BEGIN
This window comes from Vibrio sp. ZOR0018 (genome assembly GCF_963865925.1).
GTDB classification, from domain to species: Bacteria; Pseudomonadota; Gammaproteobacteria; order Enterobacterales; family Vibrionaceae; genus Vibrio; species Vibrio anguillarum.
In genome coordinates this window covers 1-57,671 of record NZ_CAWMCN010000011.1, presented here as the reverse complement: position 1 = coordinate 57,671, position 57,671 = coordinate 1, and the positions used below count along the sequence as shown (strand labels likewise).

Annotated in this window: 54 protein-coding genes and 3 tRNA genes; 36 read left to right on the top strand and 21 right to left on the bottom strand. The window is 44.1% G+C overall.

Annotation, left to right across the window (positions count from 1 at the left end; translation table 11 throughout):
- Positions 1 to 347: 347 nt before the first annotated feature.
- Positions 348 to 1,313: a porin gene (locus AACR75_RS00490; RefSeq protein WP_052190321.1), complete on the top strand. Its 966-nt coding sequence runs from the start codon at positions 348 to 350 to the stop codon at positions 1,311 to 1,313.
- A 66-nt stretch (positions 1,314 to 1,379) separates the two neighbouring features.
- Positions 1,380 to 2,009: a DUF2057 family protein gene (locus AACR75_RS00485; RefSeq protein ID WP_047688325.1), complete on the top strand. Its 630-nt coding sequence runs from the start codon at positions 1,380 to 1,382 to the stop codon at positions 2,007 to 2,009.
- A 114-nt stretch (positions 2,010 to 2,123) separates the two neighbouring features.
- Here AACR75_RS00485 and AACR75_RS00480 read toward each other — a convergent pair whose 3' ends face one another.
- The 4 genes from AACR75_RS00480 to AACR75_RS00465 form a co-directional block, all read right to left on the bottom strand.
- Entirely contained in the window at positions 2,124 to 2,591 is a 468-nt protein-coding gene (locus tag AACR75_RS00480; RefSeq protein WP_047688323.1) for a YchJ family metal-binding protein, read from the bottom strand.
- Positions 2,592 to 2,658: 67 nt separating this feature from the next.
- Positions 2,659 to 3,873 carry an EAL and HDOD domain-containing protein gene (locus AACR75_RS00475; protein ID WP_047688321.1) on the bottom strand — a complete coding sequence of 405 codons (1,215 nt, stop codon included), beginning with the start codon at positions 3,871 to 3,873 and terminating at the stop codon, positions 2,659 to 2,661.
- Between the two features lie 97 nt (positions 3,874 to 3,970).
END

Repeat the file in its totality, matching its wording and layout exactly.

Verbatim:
This window comes from Vibrio sp. ZOR0018 (genome assembly GCF_963865925.1).
GTDB classification, from domain to species: Bacteria; Pseudomonadota; Gammaproteobacteria; order Enterobacterales; family Vibrionaceae; genus Vibrio; species Vibrio anguillarum.
In genome coordinates this window covers 1-57,671 of record NZ_CAWMCN010000011.1, presented here as the reverse complement: position 1 = coordinate 57,671, position 57,671 = coordinate 1, and the positions used below count along the sequence as shown (strand labels likewise).

Annotated in this window: 54 protein-coding genes and 3 tRNA genes; 36 read left to right on the top strand and 21 right to left on the bottom strand. The window is 44.1% G+C overall.

Annotation, left to right across the window (positions count from 1 at the left end; translation table 11 throughout):
- Positions 1 to 347: 347 nt before the first annotated feature.
- Positions 348 to 1,313: a porin gene (locus AACR75_RS00490; RefSeq protein WP_052190321.1), complete on the top strand. Its 966-nt coding sequence runs from the start codon at positions 348 to 350 to the stop codon at positions 1,311 to 1,313.
- A 66-nt stretch (positions 1,314 to 1,379) separates the two neighbouring features.
- Positions 1,380 to 2,009: a DUF2057 family protein gene (locus AACR75_RS00485; RefSeq protein ID WP_047688325.1), complete on the top strand. Its 630-nt coding sequence runs from the start codon at positions 1,380 to 1,382 to the stop codon at positions 2,007 to 2,009.
- A 114-nt stretch (positions 2,010 to 2,123) separates the two neighbouring features.
- Here AACR75_RS00485 and AACR75_RS00480 read toward each other — a convergent pair whose 3' ends face one another.
- The 4 genes from AACR75_RS00480 to AACR75_RS00465 form a co-directional block, all read right to left on the bottom strand.
- Entirely contained in the window at positions 2,124 to 2,591 is a 468-nt protein-coding gene (locus tag AACR75_RS00480; RefSeq protein WP_047688323.1) for a YchJ family metal-binding protein, read from the bottom strand.
- Positions 2,592 to 2,658: 67 nt separating this feature from the next.
- Positions 2,659 to 3,873 carry an EAL and HDOD domain-containing protein gene (locus AACR75_RS00475; protein ID WP_047688321.1) on the bottom strand — a complete coding sequence of 405 codons (1,215 nt, stop codon included), beginning with the start codon at positions 3,871 to 3,873 and terminating at the stop codon, positions 2,659 to 2,661.
- Between the two features lie 97 nt (positions 3,874 to 3,970).